The Reef Islands initiative was launched in 2018 as the largest reef habitat rehabilitation project of its kind in the Southern hemisphere! Reef Islands is an initiative of the Great Barrier Reef Foundation, supported by funding from Lendlease, the Australian Government, the Queensland Government, and the Fitzgerald Family Foundation.
One of the components of this initiative is the team of scientists behind Leaf to Reef: The Biodiversity of Lady Elliot Island. This intensive research project is a collaborative effort led by researchers from the University of the Sunshine Coast, University of Queensland, Southern Cross University, as well as Lady Elliot Island Resort staff, Qld Parks and Wildlife Service and the Great Barrier Reef Marine Park Authority. The aim of this collaboration is to investigate the resilience of the island and its surrounding reefs to the impacts of climate change.
The team conducts field trips to the island three times a year and has already made several significant discoveries including what may be the world’s oldest nesting Red-tailed Tropicbird at 23 years of age!
Let’s take a look at some of the important topics the team are currently focusing on:
This involves cataloguing all vertebrate species on and around Lady Elliot Island. This component of the research relies heavily on submissions from citizen scientists. If you see something out of the ordinary or have images from the island you wish to share, tag the Leaf to Reef team on Facebook or Instagram to contribute to this database.
Health assessments, tagging and genetic sampling are undertaken to examine turtle health. So far, 20 juvenile Green turtles and three juvenile Hawksbill turtles have been tagged.
Manta ray tracking
Photo-identification, acoustic and satellite tagging are utilised in manta ray studies. So far, over 100 new individuals have been identified and 12 have been tagged as part of the program.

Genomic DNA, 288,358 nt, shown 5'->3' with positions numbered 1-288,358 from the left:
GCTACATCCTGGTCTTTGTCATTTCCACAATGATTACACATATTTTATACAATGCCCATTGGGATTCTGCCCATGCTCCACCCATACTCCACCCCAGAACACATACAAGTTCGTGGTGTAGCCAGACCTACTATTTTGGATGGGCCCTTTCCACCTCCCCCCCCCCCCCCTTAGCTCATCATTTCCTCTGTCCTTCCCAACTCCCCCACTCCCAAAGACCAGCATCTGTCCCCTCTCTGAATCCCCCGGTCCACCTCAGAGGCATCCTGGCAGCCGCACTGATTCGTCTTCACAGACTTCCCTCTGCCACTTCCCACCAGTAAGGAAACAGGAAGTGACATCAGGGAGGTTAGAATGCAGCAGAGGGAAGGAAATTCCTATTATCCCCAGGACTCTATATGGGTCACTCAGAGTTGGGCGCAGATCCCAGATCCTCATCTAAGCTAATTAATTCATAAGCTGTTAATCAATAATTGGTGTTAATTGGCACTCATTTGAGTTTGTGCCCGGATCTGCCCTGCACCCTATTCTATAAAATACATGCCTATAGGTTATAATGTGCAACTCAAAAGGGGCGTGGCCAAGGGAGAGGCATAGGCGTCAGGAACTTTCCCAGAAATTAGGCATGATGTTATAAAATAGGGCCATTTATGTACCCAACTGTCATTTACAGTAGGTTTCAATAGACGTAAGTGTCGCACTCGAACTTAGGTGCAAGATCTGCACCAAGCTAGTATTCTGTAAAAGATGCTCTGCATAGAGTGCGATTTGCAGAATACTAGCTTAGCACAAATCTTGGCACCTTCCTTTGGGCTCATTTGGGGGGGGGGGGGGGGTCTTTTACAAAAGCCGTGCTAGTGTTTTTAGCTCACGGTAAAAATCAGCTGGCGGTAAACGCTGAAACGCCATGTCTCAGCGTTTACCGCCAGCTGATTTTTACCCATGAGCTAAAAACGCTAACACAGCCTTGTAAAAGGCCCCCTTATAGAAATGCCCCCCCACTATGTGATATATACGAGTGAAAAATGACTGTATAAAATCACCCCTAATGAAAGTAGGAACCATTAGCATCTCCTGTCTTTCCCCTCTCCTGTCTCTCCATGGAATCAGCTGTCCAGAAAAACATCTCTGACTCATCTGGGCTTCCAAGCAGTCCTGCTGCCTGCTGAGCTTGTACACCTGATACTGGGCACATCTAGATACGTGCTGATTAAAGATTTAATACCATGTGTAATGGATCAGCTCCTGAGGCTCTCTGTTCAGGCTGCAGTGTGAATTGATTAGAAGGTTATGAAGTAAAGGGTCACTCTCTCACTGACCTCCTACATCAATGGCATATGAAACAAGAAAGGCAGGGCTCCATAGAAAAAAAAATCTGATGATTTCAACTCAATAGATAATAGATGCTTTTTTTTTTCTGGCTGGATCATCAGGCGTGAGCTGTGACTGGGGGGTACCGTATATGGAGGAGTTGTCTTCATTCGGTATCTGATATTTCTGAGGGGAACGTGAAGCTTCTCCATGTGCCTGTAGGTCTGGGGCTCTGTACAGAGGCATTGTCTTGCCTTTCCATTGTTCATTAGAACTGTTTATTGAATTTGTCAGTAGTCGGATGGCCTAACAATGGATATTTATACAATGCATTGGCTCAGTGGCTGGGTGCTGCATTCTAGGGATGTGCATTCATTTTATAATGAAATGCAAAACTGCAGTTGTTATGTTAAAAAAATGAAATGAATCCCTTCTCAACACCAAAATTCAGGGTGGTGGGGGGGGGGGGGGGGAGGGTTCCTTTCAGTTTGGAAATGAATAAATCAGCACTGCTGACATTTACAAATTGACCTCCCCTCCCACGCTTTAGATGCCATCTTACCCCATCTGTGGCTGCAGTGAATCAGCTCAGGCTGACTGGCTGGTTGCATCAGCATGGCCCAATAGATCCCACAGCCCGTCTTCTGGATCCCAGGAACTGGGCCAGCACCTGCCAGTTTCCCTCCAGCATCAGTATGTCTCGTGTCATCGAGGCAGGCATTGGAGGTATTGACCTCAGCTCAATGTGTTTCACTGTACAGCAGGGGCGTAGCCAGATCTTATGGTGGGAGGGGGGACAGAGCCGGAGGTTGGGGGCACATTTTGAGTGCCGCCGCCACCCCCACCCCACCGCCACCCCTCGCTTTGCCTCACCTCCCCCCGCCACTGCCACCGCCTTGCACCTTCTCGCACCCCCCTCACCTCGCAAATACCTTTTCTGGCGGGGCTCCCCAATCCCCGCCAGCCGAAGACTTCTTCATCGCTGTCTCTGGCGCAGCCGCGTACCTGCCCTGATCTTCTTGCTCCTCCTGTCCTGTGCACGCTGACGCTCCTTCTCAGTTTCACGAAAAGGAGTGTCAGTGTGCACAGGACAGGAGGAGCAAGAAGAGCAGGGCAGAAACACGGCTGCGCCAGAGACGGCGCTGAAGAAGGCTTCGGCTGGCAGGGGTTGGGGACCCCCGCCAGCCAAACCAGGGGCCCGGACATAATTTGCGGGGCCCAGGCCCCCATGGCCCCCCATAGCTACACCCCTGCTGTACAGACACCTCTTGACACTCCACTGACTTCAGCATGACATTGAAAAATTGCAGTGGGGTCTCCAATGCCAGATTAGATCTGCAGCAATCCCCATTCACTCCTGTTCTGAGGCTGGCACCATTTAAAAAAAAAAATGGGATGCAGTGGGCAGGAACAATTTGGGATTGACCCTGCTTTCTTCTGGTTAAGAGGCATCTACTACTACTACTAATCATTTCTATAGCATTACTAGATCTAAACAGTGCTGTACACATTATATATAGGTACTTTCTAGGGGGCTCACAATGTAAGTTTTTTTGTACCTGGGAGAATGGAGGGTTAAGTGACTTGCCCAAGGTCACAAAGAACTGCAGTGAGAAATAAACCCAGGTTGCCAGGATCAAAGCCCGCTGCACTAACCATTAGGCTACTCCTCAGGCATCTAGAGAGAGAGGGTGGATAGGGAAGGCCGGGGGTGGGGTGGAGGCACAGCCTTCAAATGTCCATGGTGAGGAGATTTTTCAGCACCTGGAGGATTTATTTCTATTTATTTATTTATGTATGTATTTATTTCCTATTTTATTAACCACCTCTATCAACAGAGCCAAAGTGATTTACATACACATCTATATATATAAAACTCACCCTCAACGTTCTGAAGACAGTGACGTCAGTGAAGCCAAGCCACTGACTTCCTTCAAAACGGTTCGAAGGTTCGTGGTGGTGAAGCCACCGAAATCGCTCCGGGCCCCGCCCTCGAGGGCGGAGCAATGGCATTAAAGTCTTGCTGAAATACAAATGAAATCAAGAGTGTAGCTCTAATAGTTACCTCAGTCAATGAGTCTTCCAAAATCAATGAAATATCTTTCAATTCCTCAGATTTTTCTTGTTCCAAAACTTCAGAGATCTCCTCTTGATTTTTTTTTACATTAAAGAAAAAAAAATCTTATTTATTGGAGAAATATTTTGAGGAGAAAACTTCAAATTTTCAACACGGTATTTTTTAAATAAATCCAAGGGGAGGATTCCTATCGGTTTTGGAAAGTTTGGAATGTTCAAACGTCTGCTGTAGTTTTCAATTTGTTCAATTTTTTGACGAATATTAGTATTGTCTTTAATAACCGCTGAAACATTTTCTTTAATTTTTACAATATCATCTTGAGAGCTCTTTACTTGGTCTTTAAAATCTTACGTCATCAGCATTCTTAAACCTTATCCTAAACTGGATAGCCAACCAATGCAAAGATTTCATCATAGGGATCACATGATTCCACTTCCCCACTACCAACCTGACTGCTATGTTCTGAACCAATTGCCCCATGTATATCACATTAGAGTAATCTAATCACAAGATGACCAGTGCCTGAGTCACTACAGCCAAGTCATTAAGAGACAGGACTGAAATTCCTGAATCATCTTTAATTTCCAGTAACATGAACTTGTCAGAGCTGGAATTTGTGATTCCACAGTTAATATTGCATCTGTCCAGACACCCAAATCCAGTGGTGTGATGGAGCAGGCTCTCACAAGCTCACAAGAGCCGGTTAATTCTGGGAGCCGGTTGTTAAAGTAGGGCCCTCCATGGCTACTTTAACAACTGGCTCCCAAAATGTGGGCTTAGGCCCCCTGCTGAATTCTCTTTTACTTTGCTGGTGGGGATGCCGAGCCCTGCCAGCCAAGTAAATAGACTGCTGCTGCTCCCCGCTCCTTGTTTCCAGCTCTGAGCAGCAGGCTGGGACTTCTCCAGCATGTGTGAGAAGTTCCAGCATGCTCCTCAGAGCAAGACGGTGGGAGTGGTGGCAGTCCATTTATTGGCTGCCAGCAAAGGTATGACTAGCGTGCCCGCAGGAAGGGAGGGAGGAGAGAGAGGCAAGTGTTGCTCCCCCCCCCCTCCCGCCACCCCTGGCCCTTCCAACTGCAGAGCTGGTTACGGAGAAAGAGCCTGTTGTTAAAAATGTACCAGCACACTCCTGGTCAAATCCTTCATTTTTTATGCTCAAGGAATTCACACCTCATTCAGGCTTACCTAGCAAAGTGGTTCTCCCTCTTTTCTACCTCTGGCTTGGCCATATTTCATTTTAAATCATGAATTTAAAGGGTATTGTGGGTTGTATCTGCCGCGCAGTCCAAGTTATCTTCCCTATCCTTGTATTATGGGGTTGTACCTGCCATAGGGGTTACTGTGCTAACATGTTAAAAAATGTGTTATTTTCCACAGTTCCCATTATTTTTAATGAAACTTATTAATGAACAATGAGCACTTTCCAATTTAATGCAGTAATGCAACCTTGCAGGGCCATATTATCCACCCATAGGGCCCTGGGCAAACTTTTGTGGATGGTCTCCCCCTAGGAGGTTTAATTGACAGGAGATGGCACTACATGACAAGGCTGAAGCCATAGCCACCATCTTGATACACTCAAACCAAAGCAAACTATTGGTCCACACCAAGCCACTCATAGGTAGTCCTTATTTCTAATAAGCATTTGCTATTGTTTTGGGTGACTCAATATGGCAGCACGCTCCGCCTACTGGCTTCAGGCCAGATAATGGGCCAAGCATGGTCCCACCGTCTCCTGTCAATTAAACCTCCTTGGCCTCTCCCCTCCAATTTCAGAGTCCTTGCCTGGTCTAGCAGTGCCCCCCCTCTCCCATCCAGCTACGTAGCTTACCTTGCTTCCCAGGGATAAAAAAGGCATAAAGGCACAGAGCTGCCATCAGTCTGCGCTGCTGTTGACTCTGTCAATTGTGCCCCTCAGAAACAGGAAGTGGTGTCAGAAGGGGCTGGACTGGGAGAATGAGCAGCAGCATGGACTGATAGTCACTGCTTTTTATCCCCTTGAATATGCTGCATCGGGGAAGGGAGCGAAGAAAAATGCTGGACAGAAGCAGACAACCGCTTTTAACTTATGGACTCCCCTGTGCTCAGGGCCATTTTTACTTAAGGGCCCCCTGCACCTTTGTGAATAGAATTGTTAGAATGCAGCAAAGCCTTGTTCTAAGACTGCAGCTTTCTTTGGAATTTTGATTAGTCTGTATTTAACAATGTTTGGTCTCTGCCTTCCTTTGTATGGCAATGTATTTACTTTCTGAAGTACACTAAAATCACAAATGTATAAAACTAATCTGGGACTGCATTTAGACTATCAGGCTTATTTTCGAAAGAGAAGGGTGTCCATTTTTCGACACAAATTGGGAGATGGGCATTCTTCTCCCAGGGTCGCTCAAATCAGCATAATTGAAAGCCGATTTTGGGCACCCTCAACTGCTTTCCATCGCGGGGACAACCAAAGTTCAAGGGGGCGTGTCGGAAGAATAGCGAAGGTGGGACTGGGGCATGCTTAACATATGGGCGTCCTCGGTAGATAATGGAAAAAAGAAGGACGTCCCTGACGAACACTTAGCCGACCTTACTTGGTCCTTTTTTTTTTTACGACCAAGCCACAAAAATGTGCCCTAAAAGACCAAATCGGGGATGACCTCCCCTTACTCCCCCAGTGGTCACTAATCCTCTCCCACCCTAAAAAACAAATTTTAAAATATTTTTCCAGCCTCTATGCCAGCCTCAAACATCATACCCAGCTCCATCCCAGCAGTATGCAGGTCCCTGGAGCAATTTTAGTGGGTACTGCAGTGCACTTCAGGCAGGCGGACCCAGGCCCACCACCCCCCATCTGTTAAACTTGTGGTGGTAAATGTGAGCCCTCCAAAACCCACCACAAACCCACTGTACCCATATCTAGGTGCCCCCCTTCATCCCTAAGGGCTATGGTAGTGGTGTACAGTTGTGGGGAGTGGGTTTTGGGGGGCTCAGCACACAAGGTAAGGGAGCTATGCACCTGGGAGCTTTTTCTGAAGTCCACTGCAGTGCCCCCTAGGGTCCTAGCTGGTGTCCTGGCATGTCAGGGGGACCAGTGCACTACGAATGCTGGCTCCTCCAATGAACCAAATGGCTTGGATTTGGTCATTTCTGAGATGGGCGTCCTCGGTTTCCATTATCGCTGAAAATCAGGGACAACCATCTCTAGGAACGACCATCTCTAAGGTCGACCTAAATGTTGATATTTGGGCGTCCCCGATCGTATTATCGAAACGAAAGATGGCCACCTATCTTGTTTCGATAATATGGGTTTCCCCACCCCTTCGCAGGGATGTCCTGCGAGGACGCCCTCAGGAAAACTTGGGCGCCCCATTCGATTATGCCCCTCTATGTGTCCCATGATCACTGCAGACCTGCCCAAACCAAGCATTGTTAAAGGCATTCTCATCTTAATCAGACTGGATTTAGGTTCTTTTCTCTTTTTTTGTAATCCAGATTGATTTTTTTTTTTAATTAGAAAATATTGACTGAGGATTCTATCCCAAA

Ground water sampling is undertaken to explore the link with revegetation work being carried out on the island.
Listening stations and Sound traps
Enabling the team to establish the connectivity between the island and other locations. It also allows the scientists to identify uncommon visitors such as the Dwarf Minke Whale.
Assessing the size of the nesting and non-nesting bird populations and assessing the associated nutrient loads. So far, the team has identified 14 new bird species that occur on the island, increasing the recognised species number from 85 to 99.
Red-tailed Tropicbird studies
Satellite tagging, measurements and observations of the islands 6 nesting pairs.
Assessing genetic variability and relatedness through genetic analysis and song recordings. Over 30 individuals have been tagged and are to be analysed genetically.
Photographing spot patterns and taking genetic samples and measurements.
These are just a handful of the studies underway by the Leaf to Reef scientists. The core team of scientists includes (in order):
Dr. Kathy Townsend, Dr. Christine Dudgeon, Asia Armstrong (Haines), Dr. Ben Gilby, Associate Professor Dirk Erler, Dr. Dominique Potvin, Professor Mike Bennett, Associate Professor Peter Erskine, Professor David Schoeman, Dr Chris Roelfsema and Professor Anthony Richardson.
Thanks for reading and if you wish to learn more, please visit barrierreef.org/reef-islands